La maglia – the art of knitting
As a child, one of my favorite things to do in my spare time was sneak into my mom’s closet and go through all the boxes full of pictures and polaroids from her childhood and teenager years. Something that I always found very fascinating and interesting was how much knitting she had done: colorful dresses, skirts, socks, hats, scarves, pullovers and even swimsuits. There were so many kinds of materials and patterns that I began to think about all the pieces I could create myself.
That’s when I started to talk with my mom about her hobby and asked her to teach me. As my mother patiently showed me how to knit and explained the different techniques, I started to realize how nice it is to create something from scratch, something you can actually wear, especially now that we live in a decade when almost anything you can imagine can be purchased somehow somewhere.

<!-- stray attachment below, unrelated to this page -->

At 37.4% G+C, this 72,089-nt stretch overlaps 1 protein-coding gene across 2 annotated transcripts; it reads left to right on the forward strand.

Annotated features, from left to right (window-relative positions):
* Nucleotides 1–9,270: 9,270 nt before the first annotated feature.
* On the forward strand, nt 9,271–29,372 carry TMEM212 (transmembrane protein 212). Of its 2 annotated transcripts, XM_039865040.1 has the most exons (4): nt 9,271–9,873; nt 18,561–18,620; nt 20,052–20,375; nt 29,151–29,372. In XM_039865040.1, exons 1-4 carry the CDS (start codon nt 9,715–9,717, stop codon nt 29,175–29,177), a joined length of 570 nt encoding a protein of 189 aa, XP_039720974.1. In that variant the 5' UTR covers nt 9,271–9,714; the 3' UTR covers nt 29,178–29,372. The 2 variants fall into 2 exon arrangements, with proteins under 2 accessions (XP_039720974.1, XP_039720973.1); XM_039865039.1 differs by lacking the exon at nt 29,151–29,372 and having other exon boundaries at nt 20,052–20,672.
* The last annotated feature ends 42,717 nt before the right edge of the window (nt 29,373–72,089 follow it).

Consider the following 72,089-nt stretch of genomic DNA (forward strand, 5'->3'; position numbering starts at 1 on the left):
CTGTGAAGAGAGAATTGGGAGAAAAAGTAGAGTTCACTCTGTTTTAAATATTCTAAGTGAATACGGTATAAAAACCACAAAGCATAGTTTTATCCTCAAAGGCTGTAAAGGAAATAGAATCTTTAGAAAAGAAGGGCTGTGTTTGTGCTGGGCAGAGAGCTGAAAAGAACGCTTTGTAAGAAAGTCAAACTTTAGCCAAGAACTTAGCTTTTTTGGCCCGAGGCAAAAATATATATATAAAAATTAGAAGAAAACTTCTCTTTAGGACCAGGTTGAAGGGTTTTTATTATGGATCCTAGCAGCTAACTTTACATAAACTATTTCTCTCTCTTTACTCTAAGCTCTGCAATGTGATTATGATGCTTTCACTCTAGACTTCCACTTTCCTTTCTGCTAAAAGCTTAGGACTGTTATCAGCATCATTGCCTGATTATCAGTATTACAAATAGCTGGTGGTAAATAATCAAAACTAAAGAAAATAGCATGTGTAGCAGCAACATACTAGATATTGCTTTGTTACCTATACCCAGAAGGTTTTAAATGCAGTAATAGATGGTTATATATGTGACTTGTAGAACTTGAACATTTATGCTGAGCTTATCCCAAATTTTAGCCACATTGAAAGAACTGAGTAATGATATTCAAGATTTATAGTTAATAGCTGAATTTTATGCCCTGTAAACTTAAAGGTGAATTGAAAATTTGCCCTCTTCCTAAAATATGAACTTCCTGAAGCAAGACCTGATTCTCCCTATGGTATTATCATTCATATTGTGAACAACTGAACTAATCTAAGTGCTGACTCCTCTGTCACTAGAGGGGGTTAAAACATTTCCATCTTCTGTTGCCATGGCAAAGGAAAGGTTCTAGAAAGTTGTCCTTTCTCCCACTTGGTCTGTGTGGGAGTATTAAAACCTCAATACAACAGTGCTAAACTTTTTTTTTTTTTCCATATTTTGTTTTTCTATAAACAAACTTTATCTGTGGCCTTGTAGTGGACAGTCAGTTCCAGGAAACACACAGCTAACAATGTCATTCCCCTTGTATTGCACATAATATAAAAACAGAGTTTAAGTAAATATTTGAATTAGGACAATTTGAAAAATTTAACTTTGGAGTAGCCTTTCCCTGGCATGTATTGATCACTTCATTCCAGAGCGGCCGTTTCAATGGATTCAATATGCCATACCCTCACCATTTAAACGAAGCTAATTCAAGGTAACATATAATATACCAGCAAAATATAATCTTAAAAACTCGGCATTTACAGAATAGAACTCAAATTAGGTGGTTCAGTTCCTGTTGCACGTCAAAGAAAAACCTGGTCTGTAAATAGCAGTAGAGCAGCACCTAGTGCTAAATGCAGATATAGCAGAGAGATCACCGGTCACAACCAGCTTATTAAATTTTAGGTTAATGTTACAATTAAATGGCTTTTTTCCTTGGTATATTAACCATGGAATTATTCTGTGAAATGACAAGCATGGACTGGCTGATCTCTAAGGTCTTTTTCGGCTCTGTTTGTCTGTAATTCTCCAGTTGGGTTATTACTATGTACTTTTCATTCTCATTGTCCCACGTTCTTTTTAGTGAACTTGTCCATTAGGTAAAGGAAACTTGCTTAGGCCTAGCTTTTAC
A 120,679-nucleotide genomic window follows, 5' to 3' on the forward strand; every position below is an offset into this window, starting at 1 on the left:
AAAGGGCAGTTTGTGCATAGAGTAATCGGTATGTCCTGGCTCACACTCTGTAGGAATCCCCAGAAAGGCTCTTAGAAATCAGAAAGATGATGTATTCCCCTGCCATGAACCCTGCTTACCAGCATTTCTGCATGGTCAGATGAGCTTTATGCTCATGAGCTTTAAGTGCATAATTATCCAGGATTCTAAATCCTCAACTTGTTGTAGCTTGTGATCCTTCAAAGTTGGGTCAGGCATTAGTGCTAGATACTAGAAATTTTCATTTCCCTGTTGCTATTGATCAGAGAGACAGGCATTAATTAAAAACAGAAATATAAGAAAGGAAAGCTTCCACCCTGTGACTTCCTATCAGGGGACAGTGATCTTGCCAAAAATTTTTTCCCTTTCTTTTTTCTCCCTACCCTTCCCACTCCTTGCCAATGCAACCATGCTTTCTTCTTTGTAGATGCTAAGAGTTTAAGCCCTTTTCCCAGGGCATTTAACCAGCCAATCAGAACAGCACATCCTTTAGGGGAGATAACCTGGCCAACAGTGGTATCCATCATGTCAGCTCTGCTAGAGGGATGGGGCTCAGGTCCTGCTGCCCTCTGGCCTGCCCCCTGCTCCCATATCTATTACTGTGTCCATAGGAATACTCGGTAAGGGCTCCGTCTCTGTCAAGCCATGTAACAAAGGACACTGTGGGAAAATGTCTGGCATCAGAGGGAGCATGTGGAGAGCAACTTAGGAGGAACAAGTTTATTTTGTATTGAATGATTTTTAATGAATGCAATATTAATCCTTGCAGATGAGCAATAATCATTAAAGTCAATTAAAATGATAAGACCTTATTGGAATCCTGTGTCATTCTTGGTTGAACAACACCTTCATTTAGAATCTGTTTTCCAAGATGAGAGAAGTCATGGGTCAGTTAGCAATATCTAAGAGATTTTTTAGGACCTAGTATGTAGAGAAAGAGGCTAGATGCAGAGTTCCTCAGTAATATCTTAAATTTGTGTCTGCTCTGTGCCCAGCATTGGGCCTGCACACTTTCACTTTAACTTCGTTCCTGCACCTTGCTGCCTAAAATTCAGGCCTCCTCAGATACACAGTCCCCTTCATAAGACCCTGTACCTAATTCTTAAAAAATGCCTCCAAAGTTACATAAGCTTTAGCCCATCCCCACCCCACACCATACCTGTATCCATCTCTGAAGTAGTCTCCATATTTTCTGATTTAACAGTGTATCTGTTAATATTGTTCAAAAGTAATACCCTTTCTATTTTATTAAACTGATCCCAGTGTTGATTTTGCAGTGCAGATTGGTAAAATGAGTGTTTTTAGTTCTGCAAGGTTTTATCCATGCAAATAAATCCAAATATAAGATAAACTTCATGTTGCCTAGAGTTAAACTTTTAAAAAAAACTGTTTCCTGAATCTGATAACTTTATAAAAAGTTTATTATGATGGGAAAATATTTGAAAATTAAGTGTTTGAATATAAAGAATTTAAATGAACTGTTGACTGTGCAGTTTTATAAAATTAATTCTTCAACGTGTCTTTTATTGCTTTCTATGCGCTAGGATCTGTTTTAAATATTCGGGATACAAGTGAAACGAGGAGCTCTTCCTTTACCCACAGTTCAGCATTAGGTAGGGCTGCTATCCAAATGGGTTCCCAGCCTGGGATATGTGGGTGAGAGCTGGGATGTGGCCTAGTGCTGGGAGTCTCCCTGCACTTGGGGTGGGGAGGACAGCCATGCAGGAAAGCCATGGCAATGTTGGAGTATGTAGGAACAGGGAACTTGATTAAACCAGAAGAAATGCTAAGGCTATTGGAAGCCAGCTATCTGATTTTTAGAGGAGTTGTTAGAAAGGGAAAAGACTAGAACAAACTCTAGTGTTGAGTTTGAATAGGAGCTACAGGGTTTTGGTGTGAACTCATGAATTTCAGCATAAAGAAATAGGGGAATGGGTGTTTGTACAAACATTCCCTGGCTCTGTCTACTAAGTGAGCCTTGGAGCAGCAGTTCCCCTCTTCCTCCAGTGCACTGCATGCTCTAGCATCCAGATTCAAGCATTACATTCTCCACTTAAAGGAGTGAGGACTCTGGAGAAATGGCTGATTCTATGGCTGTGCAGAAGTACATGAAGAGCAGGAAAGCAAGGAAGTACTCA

I found out that, many years ago when mass production wasn’t widespread, little girls used to learn kitting techniques in order to be able to create outfits for their dolls. From that first experience with knitting they would develop their designs and challenge their skills with patterns and materials. It was also very common for girls to take knitting, needlecraft and crochet classes in middle school, because learning these skills were considered very important steps in a young lady’s eduction. Knitting at home was also considered a valuable way for mothers and daughters to spend time together.
In the 1960s women used to create their own chic dresses as they combined their knitting knowledge with sewing machine skills. When it was time to go skiing they would make very thick and extremely warm socks for the whole family. When it was time to go to the beach they would make swimsuits for the kids even though they were heavy once they were wet and were difficult to dry.
I was so fascinated with all these memories my mom shared that I threw myself into knitting and, with a lot of effort and after several failed attempts and moments of frustration, I managed to get my first pullover done when I was 12. It was grey, with a hood and a big pocket on the front.